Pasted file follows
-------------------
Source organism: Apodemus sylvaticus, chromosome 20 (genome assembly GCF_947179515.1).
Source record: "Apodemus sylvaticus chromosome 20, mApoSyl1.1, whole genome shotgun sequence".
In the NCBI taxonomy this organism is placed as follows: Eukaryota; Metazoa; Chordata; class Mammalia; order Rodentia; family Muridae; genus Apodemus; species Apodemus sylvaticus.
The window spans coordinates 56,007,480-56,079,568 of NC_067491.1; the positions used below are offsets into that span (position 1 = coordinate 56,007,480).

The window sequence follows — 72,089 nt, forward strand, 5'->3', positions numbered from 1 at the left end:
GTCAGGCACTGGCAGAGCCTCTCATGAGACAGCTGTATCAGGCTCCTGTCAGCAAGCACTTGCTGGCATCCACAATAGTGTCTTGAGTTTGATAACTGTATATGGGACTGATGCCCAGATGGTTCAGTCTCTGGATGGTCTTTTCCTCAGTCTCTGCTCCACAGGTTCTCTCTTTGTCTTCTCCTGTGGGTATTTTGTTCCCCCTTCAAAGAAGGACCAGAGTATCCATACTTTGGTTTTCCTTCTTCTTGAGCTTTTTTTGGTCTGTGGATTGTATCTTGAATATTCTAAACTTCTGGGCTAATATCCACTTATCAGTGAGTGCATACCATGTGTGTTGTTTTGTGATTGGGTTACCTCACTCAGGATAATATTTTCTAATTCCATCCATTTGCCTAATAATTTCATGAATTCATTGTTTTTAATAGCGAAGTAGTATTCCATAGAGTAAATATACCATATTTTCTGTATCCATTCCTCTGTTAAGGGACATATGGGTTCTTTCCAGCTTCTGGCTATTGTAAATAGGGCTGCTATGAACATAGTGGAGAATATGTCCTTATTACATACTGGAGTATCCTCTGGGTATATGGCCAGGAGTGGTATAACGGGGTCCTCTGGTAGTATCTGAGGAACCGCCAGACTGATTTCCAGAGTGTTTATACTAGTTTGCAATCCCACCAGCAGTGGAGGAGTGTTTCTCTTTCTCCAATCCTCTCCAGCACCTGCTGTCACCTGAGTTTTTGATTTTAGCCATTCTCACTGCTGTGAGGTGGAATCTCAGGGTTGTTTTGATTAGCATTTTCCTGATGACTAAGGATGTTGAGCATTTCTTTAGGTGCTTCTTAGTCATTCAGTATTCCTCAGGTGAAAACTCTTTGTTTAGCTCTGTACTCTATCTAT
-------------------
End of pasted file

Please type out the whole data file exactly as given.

Source organism: Apodemus sylvaticus, chromosome 20 (genome assembly GCF_947179515.1).
Source record: "Apodemus sylvaticus chromosome 20, mApoSyl1.1, whole genome shotgun sequence".
In the NCBI taxonomy this organism is placed as follows: Eukaryota; Metazoa; Chordata; class Mammalia; order Rodentia; family Muridae; genus Apodemus; species Apodemus sylvaticus.
The window spans coordinates 56,007,480-56,079,568 of NC_067491.1; the positions used below are offsets into that span (position 1 = coordinate 56,007,480).

The window sequence follows — 72,089 nt, forward strand, 5'->3', positions numbered from 1 at the left end:
GTCAGGCACTGGCAGAGCCTCTCATGAGACAGCTGTATCAGGCTCCTGTCAGCAAGCACTTGCTGGCATCCACAATAGTGTCTTGAGTTTGATAACTGTATATGGGACTGATGCCCAGATGGTTCAGTCTCTGGATGGTCTTTTCCTCAGTCTCTGCTCCACAGGTTCTCTCTTTGTCTTCTCCTGTGGGTATTTTGTTCCCCCTTCAAAGAAGGACCAGAGTATCCATACTTTGGTTTTCCTTCTTCTTGAGCTTTTTTTGGTCTGTGGATTGTATCTTGAATATTCTAAACTTCTGGGCTAATATCCACTTATCAGTGAGTGCATACCATGTGTGTTGTTTTGTGATTGGGTTACCTCACTCAGGATAATATTTTCTAATTCCATCCATTTGCCTAATAATTTCATGAATTCATTGTTTTTAATAGCGAAGTAGTATTCCATAGAGTAAATATACCATATTTTCTGTATCCATTCCTCTGTTAAGGGACATATGGGTTCTTTCCAGCTTCTGGCTATTGTAAATAGGGCTGCTATGAACATAGTGGAGAATATGTCCTTATTACATACTGGAGTATCCTCTGGGTATATGGCCAGGAGTGGTATAACGGGGTCCTCTGGTAGTATCTGAGGAACCGCCAGACTGATTTCCAGAGTGTTTATACTAGTTTGCAATCCCACCAGCAGTGGAGGAGTGTTTCTCTTTCTCCAATCCTCTCCAGCACCTGCTGTCACCTGAGTTTTTGATTTTAGCCATTCTCACTGCTGTGAGGTGGAATCTCAGGGTTGTTTTGATTAGCATTTTCCTGATGACTAAGGATGTTGAGCATTTCTTTAGGTGCTTCTTAGTCATTCAGTATTCCTCAGGTGAAAACTCTTTGTTTAGCTCTGTACTCTATCTAT